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Four Republican senators have decided not to run in 2010. The party's fundraising arm doesn't understand the Internet. And one of the candidates for the leadership of the party's national council sent out a CD containing the song "Barack the Magic Negro." Nah, no reason to worry about the Republicans at all.

On Nov. 4, John McCain led the GOP to its worst election defeat since Barry Goldwater's immolation in 1964. Since then, things have got worse.

Because the Republicans are down to 41 seats in the Senate, they have no hope of regaining a majority in next year's midterm elections. No majority means no committee chairmanships or other powerful perks. Older senators, or impatient young ones, are thinking of stepping down. There will be further defections in both the Senate and the House of Representatives.

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Each defection forces the Republican National Committee to divert limited resources to protecting what used to be safe seats. The Republicans will be defending at least 20 Senate seats in 2010, the Democrats only 17. And all four of the retiring senators are in states - Kansas, Florida, Ohio and Missouri - where Democrats are competitive.

GOP fundraisers watched slack-jawed as Barack Obama exploited the burgeoning social networks on the Internet to recruit four million donors who contributed $750-million, three times what Mr. McCain raised.

Republicans will never be able to replicate that boggling achievement unless, and until, they can find a message and a candidate to galvanize both conservatives and swayable independents. Which is why the race for chairman of the RNC is being watched so closely.

The 168 RNC members will choose a new chairman the week after next. He (all the candidates are men) will be the voice of the Republican Party until its next leader is chosen.

One of those candidates, Tennessee party chair Chip Saltsman, circulated a CD to committee members that contained "Barack the Magic Negro," a parody of a Peter, Paul and Mary song that only those with longer teeth even remember.

Another, South Carolina party chair Katon Dawson, only recently resigned from a country club whose covenant (unenforceably) excludes blacks.

Two of the candidates actually are black. One of them, J. Kenneth Blackwell, who was Ohio's secretary of state, is favoured by the most socially conservative wing of the GOP. He could become the Clarence Thomas of the RNC.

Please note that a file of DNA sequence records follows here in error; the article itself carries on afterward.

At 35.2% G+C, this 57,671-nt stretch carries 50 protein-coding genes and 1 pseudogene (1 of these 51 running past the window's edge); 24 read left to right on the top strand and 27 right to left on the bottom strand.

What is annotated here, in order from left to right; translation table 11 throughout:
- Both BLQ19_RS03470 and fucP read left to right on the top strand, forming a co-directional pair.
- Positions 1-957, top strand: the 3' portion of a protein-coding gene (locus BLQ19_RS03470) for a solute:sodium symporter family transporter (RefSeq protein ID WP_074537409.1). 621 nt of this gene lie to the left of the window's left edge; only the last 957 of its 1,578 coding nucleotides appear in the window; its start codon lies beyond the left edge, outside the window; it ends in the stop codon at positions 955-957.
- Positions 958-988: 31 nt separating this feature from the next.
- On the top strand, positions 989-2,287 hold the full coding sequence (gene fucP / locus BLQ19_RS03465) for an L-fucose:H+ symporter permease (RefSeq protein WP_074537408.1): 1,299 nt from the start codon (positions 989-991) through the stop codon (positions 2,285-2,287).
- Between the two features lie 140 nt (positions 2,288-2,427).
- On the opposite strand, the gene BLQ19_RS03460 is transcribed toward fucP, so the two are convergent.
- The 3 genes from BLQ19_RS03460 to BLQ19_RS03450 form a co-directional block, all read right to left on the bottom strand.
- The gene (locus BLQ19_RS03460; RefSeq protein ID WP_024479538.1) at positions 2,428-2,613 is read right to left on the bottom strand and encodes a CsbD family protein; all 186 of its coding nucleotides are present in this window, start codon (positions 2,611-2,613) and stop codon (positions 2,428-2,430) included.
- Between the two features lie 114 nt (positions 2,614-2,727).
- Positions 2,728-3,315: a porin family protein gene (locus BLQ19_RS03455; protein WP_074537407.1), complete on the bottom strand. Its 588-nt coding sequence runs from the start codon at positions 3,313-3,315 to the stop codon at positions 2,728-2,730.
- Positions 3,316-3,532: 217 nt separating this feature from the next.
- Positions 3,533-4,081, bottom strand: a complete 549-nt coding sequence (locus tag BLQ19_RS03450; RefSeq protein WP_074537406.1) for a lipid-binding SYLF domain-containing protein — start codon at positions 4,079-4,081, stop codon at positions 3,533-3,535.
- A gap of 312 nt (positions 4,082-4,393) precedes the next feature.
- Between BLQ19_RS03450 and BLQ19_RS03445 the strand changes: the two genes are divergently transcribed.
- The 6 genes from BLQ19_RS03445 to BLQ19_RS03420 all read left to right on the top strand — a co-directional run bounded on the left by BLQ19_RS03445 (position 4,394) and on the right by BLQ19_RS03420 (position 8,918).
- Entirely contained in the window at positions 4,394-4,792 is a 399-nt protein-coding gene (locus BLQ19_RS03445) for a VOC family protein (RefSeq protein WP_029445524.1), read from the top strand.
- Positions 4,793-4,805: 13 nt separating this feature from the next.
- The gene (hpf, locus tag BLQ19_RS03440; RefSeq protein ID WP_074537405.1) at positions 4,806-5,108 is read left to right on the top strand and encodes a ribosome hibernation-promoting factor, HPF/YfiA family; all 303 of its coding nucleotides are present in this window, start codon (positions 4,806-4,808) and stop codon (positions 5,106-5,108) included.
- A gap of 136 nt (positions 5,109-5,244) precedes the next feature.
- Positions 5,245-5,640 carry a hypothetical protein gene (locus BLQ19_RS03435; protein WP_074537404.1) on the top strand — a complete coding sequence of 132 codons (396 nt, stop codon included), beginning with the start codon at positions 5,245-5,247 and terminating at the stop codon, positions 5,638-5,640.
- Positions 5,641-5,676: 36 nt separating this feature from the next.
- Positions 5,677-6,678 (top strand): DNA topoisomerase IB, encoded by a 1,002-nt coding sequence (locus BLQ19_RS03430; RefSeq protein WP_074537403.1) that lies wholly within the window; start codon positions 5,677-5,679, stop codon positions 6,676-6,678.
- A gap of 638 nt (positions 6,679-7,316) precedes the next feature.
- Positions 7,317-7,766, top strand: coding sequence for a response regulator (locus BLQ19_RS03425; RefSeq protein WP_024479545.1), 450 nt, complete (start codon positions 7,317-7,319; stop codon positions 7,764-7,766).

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The Republican Party is shunned by every part of the electorate that is growing - the young, Latinos, blacks, city dwellers, people in the New South.

As the base of the party dwindles, that base becomes more radical and intolerant, and its leadership devolves along with it. In a recent debate, the six candidates for the chairmanship competed to see who owned more guns. All agreed that Ronald Reagan was a greater president than Abraham Lincoln.

It is a rough beast that slouches toward the leadership of such a party in 2012, and its name is Sarah Palin.

But we've tried moderation, say the talk-show hosts and the preachers and the guys at the institutes. We've kowtowed to the ethnics, and toned down on abortion, and supported deficits. Look where it got us.

The Republican Party, they insist, must cleanse itself, must champion a strong Christian America with an open economy and closed borders. Voters would flock to a party of such uncompromising principle, they argue.

They can try that line if they want. Meantime: On Nov. 4, Democrats took all 10 of the wealthiest states in the union. Republicans won nine of the 10 poorest states.

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U.S. population growth is driven by immigration and by high Latino birth rates. Of the 15 states projected to have the largest populations in 2030, according to the Census Bureau, 12 went Democratic in 2008. Of the 15 states expected to be at the bottom, nine went Republican.

In Florida, the ultimate swing state, 22 per cent of voters are now Latino or black. But don't Florida Latinos vote Republican, because of their hatred for Fidel Castro? Not any more. The Democrats took 57 per cent of their vote, and the state.

Nationally, among those who voted, one in five was black or Latino. Members of what is being called the "black/brown coalition" made up a third of the Democratic vote.

Send out copies of "Barack the Magic Negro." That'll make 'em switch.

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